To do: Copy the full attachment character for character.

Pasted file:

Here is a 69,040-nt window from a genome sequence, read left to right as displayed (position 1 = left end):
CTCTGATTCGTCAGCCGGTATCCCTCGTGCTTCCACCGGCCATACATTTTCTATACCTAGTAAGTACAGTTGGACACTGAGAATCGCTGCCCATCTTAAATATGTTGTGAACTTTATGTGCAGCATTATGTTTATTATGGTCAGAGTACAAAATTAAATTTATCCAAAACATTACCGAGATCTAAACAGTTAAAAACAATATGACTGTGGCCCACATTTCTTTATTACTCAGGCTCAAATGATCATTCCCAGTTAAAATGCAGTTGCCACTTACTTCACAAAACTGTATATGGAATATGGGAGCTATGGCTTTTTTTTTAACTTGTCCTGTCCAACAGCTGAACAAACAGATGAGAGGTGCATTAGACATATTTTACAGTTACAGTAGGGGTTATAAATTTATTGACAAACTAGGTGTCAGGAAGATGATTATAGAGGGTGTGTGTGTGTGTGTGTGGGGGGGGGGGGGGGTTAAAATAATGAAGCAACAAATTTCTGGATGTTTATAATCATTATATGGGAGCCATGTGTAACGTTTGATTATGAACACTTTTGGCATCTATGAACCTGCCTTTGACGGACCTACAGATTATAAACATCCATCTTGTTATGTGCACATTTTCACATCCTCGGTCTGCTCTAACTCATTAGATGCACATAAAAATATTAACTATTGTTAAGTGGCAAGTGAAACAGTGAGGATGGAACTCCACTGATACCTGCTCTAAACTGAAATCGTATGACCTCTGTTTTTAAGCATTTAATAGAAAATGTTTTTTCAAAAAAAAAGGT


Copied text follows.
Here is a 69,040-nt window from a genome sequence, read left to right as displayed (position 1 = left end):
CTCTGATTCGTCAGCCGGTATCCCTCGTGCTTCCACCGGCCATACATTTTCTATACCTAGTAAGTACAGTTGGACACTGAGAATCGCTGCCCATCTTAAATATGTTGTGAACTTTATGTGCAGCATTATGTTTATTATGGTCAGAGTACAAAATTAAATTTATCCAAAACATTACCGAGATCTAAACAGTTAAAAACAATATGACTGTGGCCCACATTTCTTTATTACTCAGGCTCAAATGATCATTCCCAGTTAAAATGCAGTTGCCACTTACTTCACAAAACTGTATATGGAATATGGGAGCTATGGCTTTTTTTTTAACTTGTCCTGTCCAACAGCTGAACAAACAGATGAGAGGTGCATTAGACATATTTTACAGTTACAGTAGGGGTTATAAATTTATTGACAAACTAGGTGTCAGGAAGATGATTATAGAGGGTGTGTGTGTGTGTGTGTGGGGGGGGGGGGGGGTTAAAATAATGAAGCAACAAATTTCTGGATGTTTATAATCATTATATGGGAGCCATGTGTAACGTTTGATTATGAACACTTTTGGCATCTATGAACCTGCCTTTGACGGACCTACAGATTATAAACATCCATCTTGTTATGTGCACATTTTCACATCCTCGGTCTGCTCTAACTCATTAGATGCACATAAAAATATTAACTATTGTTAAGTGGCAAGTGAAACAGTGAGGATGGAACTCCACTGATACCTGCTCTAAACTGAAATCGTATGACCTCTGTTTTTAAGCATTTAATAGAAAATGTTTTTTCAAAAAAAAAGGT